Acer ginnala d.w. (Amur Maple) is a deciduous tree species native to northeastern Asia, particularly in regions like Siberia, China, and Japan. It belongs to the Aceraceae family and is closely related to other maples.
The Amur Maple typically grows to a height of 15 to 20 feet (4.5 to 6 meters) with a spread of 15 to 25 feet (4.5 to 7.5 meters). It has a dense, rounded crown and a moderate growth rate. The tree features palmate leaves with three lobes, each ranging from 1 to 3 inches (2.5 to 7.6 centimeters) in length. The foliage emerges green in spring, turns vibrant shades of orange and red in autumn, and eventually drops in winter.
One of the appealing qualities of the Amur Maple is its adaptability to various soil types, including clay, loam, and sand. It thrives in full sun to partial shade conditions and has a tolerance for cold temperatures, making it suitable for planting in USDA hardiness zones 3 to 8. It is also relatively drought-tolerant once established.
The Amur Maple produces small, fragrant yellow flowers in spring, which give way to clusters of winged seeds known as samaras. These samaras mature in late summer and early autumn and can be dispersed by the wind.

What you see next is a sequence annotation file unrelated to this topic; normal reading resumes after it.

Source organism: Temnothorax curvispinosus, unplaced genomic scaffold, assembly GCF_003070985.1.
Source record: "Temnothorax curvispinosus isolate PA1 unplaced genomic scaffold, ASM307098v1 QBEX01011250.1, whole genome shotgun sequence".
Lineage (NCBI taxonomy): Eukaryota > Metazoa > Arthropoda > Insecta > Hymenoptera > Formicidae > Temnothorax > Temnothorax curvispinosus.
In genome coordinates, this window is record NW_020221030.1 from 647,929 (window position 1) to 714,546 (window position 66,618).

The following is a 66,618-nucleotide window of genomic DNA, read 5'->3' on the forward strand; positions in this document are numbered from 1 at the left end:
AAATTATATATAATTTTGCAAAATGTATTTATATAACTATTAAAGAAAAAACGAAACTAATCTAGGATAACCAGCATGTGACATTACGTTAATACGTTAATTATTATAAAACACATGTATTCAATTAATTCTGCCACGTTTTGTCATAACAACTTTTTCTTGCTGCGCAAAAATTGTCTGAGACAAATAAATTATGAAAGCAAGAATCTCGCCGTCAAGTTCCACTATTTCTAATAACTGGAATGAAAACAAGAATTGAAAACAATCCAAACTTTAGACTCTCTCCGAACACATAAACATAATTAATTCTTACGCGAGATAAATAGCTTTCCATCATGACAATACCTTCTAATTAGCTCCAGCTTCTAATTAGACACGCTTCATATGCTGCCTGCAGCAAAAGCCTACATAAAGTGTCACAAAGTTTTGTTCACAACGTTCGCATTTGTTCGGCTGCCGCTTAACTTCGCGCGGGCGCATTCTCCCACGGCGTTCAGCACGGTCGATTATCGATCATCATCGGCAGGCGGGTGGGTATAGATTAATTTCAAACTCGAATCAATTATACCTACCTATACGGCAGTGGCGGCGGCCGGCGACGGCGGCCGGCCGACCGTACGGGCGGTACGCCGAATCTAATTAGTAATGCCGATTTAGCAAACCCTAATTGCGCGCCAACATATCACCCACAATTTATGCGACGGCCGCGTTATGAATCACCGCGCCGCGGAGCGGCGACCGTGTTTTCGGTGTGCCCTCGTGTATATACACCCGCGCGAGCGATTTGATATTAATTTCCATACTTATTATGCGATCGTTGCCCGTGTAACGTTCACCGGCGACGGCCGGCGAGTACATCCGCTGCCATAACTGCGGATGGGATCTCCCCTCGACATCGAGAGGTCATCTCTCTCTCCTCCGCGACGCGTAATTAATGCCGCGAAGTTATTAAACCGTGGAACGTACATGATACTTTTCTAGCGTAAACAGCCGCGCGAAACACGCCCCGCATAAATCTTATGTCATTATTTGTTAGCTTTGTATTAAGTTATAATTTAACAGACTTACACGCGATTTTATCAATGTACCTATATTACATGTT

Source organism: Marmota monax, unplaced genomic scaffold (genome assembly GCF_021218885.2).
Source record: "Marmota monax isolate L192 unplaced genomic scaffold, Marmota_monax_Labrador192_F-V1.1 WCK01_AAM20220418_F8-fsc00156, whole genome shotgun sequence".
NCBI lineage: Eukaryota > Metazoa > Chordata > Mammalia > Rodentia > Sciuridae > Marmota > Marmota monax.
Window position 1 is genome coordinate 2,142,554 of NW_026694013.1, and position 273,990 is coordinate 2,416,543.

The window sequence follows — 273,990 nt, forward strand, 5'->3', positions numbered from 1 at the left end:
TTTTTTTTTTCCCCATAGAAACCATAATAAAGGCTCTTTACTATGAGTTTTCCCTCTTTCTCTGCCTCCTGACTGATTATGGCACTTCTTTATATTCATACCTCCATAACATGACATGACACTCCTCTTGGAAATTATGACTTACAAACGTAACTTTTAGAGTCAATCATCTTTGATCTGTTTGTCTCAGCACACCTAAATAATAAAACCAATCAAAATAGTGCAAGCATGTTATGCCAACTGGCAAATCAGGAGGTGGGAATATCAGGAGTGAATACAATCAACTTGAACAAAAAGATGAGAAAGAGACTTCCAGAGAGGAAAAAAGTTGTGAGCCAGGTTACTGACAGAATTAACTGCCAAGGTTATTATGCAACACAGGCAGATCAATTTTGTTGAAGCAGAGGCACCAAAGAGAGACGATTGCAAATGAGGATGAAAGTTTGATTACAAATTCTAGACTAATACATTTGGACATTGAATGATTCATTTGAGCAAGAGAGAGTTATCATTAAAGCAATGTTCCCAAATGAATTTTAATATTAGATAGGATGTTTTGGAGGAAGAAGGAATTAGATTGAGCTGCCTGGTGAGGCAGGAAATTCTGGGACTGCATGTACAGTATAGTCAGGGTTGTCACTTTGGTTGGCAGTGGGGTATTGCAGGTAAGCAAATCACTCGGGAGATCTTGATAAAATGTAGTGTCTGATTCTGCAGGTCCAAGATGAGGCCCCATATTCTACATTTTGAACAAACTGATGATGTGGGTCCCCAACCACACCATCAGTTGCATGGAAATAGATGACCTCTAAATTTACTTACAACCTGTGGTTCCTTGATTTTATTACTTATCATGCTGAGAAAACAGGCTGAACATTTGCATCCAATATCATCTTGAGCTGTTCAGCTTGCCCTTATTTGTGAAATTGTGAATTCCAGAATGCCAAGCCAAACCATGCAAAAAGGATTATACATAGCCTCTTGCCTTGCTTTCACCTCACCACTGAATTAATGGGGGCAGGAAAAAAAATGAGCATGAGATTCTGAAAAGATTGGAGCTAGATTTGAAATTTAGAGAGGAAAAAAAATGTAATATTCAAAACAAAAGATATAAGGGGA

As a landscaping tree, the Amur Maple is often chosen for its vibrant fall coloration, compact size, and ability to withstand urban conditions. It is commonly used in hedges, screens, borders, or as an accent plant. Due to its smaller size, it can be grown in gardens or yards with limited space.
The "d.w." in the name "Acer ginnala d.w. Amur Maple" does not correspond to any recognized botanical term. It is possible that it refers to a specific cultivar or variety of Amur Maple, but without further information, it is challenging to determine its exact meaning.
Botanical Name : Acer ginnala d.w.
Common Name : Amur Maple
Height : 18 ft
Spread : 10 ft
Germination Info ;Seed requires a hot water treatment followed by 90-120 days cold stratification.
Hardiness zone : 3-8
Average seed per ounce : Approx. 938